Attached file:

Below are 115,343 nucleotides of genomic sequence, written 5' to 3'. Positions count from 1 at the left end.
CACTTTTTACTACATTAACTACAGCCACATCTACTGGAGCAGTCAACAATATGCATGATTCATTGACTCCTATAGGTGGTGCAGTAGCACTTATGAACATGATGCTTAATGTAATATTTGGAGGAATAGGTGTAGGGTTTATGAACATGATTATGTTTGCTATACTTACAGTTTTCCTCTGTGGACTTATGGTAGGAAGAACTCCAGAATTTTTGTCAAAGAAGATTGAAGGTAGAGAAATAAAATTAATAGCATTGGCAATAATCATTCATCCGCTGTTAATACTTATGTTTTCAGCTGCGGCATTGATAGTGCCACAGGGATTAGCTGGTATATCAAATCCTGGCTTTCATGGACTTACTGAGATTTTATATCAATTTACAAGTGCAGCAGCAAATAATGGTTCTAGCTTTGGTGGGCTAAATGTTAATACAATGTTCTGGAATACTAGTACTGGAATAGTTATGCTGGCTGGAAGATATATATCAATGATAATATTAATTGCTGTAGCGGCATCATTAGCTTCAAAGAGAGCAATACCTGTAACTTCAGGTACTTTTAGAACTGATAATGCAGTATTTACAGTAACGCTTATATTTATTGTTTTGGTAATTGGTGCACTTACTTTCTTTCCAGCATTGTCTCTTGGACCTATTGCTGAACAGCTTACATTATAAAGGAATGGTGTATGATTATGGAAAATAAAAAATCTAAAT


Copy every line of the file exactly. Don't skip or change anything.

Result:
Below are 115,343 nucleotides of genomic sequence, written 5' to 3'. Positions count from 1 at the left end.
CACTTTTTACTACATTAACTACAGCCACATCTACTGGAGCAGTCAACAATATGCATGATTCATTGACTCCTATAGGTGGTGCAGTAGCACTTATGAACATGATGCTTAATGTAATATTTGGAGGAATAGGTGTAGGGTTTATGAACATGATTATGTTTGCTATACTTACAGTTTTCCTCTGTGGACTTATGGTAGGAAGAACTCCAGAATTTTTGTCAAAGAAGATTGAAGGTAGAGAAATAAAATTAATAGCATTGGCAATAATCATTCATCCGCTGTTAATACTTATGTTTTCAGCTGCGGCATTGATAGTGCCACAGGGATTAGCTGGTATATCAAATCCTGGCTTTCATGGACTTACTGAGATTTTATATCAATTTACAAGTGCAGCAGCAAATAATGGTTCTAGCTTTGGTGGGCTAAATGTTAATACAATGTTCTGGAATACTAGTACTGGAATAGTTATGCTGGCTGGAAGATATATATCAATGATAATATTAATTGCTGTAGCGGCATCATTAGCTTCAAAGAGAGCAATACCTGTAACTTCAGGTACTTTTAGAACTGATAATGCAGTATTTACAGTAACGCTTATATTTATTGTTTTGGTAATTGGTGCACTTACTTTCTTTCCAGCATTGTCTCTTGGACCTATTGCTGAACAGCTTACATTATAAAGGAATGGTGTATGATTATGGAAAATAAAAAATCTAAAT